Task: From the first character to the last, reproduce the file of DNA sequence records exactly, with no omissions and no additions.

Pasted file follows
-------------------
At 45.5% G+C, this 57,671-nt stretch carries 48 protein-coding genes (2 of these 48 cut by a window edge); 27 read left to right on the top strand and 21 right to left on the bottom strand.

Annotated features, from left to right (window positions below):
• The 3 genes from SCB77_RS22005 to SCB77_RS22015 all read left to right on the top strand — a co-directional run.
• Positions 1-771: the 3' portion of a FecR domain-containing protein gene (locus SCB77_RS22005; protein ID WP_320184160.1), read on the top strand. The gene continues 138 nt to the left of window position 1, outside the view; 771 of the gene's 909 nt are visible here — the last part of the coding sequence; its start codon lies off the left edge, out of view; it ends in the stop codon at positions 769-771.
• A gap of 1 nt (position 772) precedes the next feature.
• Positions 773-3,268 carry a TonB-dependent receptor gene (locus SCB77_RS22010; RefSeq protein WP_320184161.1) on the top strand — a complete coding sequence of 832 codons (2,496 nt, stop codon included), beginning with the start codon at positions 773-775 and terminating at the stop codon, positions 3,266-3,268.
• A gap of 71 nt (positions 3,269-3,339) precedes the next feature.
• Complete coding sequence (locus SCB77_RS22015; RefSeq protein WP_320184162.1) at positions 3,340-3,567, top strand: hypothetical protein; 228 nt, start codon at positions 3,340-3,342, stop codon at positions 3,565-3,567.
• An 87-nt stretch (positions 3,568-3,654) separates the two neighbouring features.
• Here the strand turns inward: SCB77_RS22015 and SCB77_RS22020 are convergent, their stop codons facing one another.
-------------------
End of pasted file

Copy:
At 45.5% G+C, this 57,671-nt stretch carries 48 protein-coding genes (2 of these 48 cut by a window edge); 27 read left to right on the top strand and 21 right to left on the bottom strand.

Annotated features, from left to right (window positions below):
• The 3 genes from SCB77_RS22005 to SCB77_RS22015 all read left to right on the top strand — a co-directional run.
• Positions 1-771: the 3' portion of a FecR domain-containing protein gene (locus SCB77_RS22005; protein ID WP_320184160.1), read on the top strand. The gene continues 138 nt to the left of window position 1, outside the view; 771 of the gene's 909 nt are visible here — the last part of the coding sequence; its start codon lies off the left edge, out of view; it ends in the stop codon at positions 769-771.
• A gap of 1 nt (position 772) precedes the next feature.
• Positions 773-3,268 carry a TonB-dependent receptor gene (locus SCB77_RS22010; RefSeq protein WP_320184161.1) on the top strand — a complete coding sequence of 832 codons (2,496 nt, stop codon included), beginning with the start codon at positions 773-775 and terminating at the stop codon, positions 3,266-3,268.
• A gap of 71 nt (positions 3,269-3,339) precedes the next feature.
• Complete coding sequence (locus SCB77_RS22015; RefSeq protein WP_320184162.1) at positions 3,340-3,567, top strand: hypothetical protein; 228 nt, start codon at positions 3,340-3,342, stop codon at positions 3,565-3,567.
• An 87-nt stretch (positions 3,568-3,654) separates the two neighbouring features.
• Here the strand turns inward: SCB77_RS22015 and SCB77_RS22020 are convergent, their stop codons facing one another.